This week’s chapter is, as they say, a doozy. Not that it is especially long, but it is dense, and comes to a surprising conclusion at the end. We’re back to pure non-narrative stuff, pontification on the nature of whales, in this case a specific part of their biology: the breath. This one requires a bit of cutting through the underbrush of 19th century vocabulary, but if you can manage that, it’s quite fun. Continue reading “Chapter 85: The Fountain”→
Ah, after a couple of chapters of non-narrative philosophizing, we get back to a bit of whale hunting.
This one is kind of tricky, I’m not sure if I’m really going to be able to wring a lot of philosophical meaning out of it, but there is a mystery to be solved. Namely: what the heck is pitchpoling, actually? Let’s get into it. Continue reading “Chapter 84: Pitchpoling”→
I bet you never could’ve guessed this chapter title. Not in a million years.
In this chapter, we learn a bit more about the other whale, the one the southern whalers usually spurn, at least these days. And by “these days” I of course mean the 1840s, when this book was written. Nowadays, nobody is out hunting whales, except the Makah of the Washington coast, and the Japanese, probably. Continue reading “Chapter 75: The Right Whale’s head—Contrasted View”→
I hope you are all weathering these quarantine times well, shipmates.
As for me, things have been busy, and slow at the same times. I’ve been pulled in a million different directions, and yet feel little to no motivation to actually get things done. Thus, my attention has returned to this blog, thinking perhaps the old fashioned folksy ways of Ishmael may ignite some interest in me. And, indeed, this is a pretty fun chapter. Enough preamble, let’s get into it. Continue reading “Chapter 68: The Blanket”→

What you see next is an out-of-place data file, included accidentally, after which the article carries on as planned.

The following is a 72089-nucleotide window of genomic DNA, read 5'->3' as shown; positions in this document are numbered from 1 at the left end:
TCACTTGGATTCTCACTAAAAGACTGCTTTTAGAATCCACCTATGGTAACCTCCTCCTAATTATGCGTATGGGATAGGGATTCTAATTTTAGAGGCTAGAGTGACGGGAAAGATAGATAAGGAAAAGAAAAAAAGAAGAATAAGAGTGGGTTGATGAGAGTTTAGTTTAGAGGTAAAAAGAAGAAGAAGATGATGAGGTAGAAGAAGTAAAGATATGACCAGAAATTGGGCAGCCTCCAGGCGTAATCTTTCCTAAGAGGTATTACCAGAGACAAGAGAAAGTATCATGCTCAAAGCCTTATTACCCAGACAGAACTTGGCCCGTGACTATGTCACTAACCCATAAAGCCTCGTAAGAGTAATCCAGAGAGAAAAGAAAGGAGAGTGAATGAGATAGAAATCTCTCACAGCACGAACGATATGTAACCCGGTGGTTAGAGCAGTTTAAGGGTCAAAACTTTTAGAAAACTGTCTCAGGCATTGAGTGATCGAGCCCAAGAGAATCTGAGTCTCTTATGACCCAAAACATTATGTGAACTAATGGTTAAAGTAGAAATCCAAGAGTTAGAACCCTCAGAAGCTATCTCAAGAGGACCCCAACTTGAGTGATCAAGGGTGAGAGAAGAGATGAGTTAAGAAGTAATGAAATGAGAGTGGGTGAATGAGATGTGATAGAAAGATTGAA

So, there’s been a bit of Discourse going on lately in certain circles of the internet, which I happen to find myself in, regarding good ol’ Dungeons & Dragons.
Particularly, a description of orcs from the 5th edition rulebook has caught a lot of flak for being, um, pretty damn racist. There have also been people coming out and just saying that D&D has always been a racist and colonialist game anyway, so this is nothing surprising. Continue reading “Dungeons & Dragons & Colonialism”→
I apologize for these long breaks between posts lately. I’ve been very busy with the college quarter winding down, and also the whole pandemic thing going has been very stressful. But with the quarter finally over, I feel at least part of my burden eased for a time, so I will be able to deliver these snippets of wisdom on a more regular schedule.
Okay, I’ve been dragging my feet with this one, but I guess I just have to bite the gamey whale steak and get it over with.
This chapter is… difficult to talk about, as a person who likes this book and wants to convince other people to read it. As I’ve mentioned before, this is a book from pre-civil war America, so there are certain subjects that are not going to handled as, uh, delicately as you would hope, particularly anything involving black people. I’ve touched on it a couple times already, but this is where it’s really unavoidable, because we have a whole heaping helping of dialog with a black character, who is of course speaking in a dialect that Melville has painstakingly replicated in the text for our… enjoyment. Continue reading “Chapter 64: Stubb’s Supper”→
Now, for a short bit of of professional criticism.
Not from me, mind you, but from one Ishmael, who has noticed a few problems with how this whole whaling operation is being run. Like all insider suggestions, born of hard experience, it is very specific and points to something I noticed before, which was probably just me remembering this specific chapter and blurting it out like it was my idea.